Approximately 17 different schools and 55 teachers were aided by the Bradley Cleveland Public Education Foundation mini-grants offered to the Cleveland and Bradley County and school systems.
A total of $50,000 was awarded between the two school systems through individual and team grants.
Matt Bentley, foundation board president, expressed the education-centered nonprofit’s pride in the mini-grant program. He listed additional programs offered during the 2013-14 school year at the annual joint school board meeting Thursday night.
“As you know, our Bradley Cleveland Public Education Foundation serves both systems and we strive to support excellence in teaching and learning by bringing outstanding programs and professional development opportunities together with funds to support it,” Bentley said. “We want to make mention of several initiatives that are innovative and will, we believe, have a deep, lasting impact on students and ultimately our community.”
These programs included:
- Leaders for Life
The Bradley County program is an initiative in all of the elementary schools. The foundation has offered support of the program all three years. Leaders for Life started with a $5,000 start-up grant. The success of the program resulted in a two-year $37,000 grant by the Tucker Foundation.
A $50,000 grant offered through the United Way of Bradley County Healthy Initiatives Fund provides access to “medical expertise and intervention of physicians and nurse practitioners” to students and staff in both school systems. The county and city Coordinated School Health offices collaborated to work on the program.
TeleMedicine sites in the Bradley County and Cleveland City school systems are at Waterville Elementary, Black Fox Elementary, Taylor Elementary and Mayfield Elementary. A grant is currently being pursued to provide additional sites in the future.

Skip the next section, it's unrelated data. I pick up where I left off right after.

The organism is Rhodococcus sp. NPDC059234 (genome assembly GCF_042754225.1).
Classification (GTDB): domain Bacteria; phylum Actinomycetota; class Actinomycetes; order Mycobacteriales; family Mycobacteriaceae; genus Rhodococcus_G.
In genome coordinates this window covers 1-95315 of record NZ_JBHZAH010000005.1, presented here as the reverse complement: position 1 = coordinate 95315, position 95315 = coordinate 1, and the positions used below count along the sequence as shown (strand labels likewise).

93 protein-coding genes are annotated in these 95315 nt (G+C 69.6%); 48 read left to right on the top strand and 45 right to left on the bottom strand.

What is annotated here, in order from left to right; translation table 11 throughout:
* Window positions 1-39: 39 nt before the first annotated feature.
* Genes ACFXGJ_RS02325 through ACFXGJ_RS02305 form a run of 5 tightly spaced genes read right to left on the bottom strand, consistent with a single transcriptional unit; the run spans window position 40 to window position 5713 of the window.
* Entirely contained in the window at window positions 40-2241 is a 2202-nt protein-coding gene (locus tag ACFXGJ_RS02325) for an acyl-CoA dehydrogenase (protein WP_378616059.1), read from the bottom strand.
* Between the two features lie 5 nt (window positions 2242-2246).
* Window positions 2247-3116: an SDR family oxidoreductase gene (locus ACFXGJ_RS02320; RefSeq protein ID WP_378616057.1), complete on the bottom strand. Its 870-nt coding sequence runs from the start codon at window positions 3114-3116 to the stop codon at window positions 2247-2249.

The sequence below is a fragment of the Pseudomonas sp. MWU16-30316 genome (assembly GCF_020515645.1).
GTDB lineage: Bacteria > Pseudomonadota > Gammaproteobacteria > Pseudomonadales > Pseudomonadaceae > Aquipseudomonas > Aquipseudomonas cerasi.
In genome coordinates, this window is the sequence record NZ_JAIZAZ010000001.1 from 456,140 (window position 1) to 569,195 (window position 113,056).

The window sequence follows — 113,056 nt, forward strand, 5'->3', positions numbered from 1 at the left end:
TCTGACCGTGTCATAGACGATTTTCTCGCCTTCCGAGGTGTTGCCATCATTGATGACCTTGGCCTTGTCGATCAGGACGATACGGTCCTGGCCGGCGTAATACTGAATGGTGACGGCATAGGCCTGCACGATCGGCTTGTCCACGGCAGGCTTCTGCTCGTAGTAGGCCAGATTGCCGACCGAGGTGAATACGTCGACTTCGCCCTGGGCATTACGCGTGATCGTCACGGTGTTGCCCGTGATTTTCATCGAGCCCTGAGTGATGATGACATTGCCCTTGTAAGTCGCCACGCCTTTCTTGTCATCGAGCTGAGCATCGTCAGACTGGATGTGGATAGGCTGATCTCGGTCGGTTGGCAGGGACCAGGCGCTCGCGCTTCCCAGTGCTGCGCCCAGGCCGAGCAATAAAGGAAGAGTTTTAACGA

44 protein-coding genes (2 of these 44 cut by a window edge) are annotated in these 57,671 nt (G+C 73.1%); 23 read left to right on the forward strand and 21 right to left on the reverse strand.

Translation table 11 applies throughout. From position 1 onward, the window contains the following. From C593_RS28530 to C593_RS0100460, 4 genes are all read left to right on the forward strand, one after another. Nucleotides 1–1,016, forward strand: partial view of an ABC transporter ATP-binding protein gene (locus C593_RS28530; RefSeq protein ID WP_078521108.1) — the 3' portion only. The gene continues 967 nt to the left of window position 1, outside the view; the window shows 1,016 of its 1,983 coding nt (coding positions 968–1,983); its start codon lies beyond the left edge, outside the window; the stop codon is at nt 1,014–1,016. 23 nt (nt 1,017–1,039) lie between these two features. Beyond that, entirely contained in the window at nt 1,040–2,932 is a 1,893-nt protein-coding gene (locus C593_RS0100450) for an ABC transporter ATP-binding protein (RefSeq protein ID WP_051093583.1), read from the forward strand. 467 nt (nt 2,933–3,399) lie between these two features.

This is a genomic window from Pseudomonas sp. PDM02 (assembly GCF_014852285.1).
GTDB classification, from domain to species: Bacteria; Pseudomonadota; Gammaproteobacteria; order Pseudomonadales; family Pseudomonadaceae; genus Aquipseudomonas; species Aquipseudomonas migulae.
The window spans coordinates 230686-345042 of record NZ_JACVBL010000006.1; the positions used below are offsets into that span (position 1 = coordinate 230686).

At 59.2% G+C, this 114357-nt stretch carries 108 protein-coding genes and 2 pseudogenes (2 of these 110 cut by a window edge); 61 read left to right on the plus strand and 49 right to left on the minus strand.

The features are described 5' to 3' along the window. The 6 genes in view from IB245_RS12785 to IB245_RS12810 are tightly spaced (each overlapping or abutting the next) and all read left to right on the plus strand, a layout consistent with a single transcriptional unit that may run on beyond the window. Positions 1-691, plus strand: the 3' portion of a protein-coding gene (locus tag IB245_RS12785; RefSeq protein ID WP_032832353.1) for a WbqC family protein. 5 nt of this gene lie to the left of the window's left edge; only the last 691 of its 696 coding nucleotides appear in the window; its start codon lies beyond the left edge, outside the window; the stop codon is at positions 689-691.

Bentley said the TeleMedicine program will supplement the Ronald McDonald Care Mobile which treated 2,056 students during the 2013-14 school year.
- Fund for Teachers
This opportunity was first offered during the 2013-14 school year. Bentley reported the seven fellowships awarded resulted in nine teachers in both school systems traveling to different parts of the world. The goal is to provide teachers with real life experiences which will then positively influence their classrooms.
The Lillie F. Fitzgerald Excellence in Teaching Award was another initiative offered through the foundation and funded by Dr. Rodney and Margo Fitzgerald. The award went to Cleveland High School teacher Erin Hattabaugh and Cleveland Middle School teacher Dianna Johnson. Each teacher received a personal stipend of $3,000 and a $2,000 stipend for their classrooms.
A Vision 100 event will be planned for this fall and another Gifts, Grants and Gratitude banquet will take place in spring 2015.
Teachers and administrators from both school systems are looking into the German American Partnership Program to expand the horizons of both city and county students and staff.
Bentley said one of the foundation’s goals for the 2013-14 school year had been to meet with all 14 of the school board members. Foundation members met with five during the school year. Meetings will be scheduled with the remaining nine during the 2014-15 school year.
“We find it very productive. It opened up a lot of dialogue between us. We learned a lot about each other and about the different boards,” Bentley said. “I would like to continue that.”
More information can be found on the Bradley Cleveland Public Education Foundation website at bcpef.org.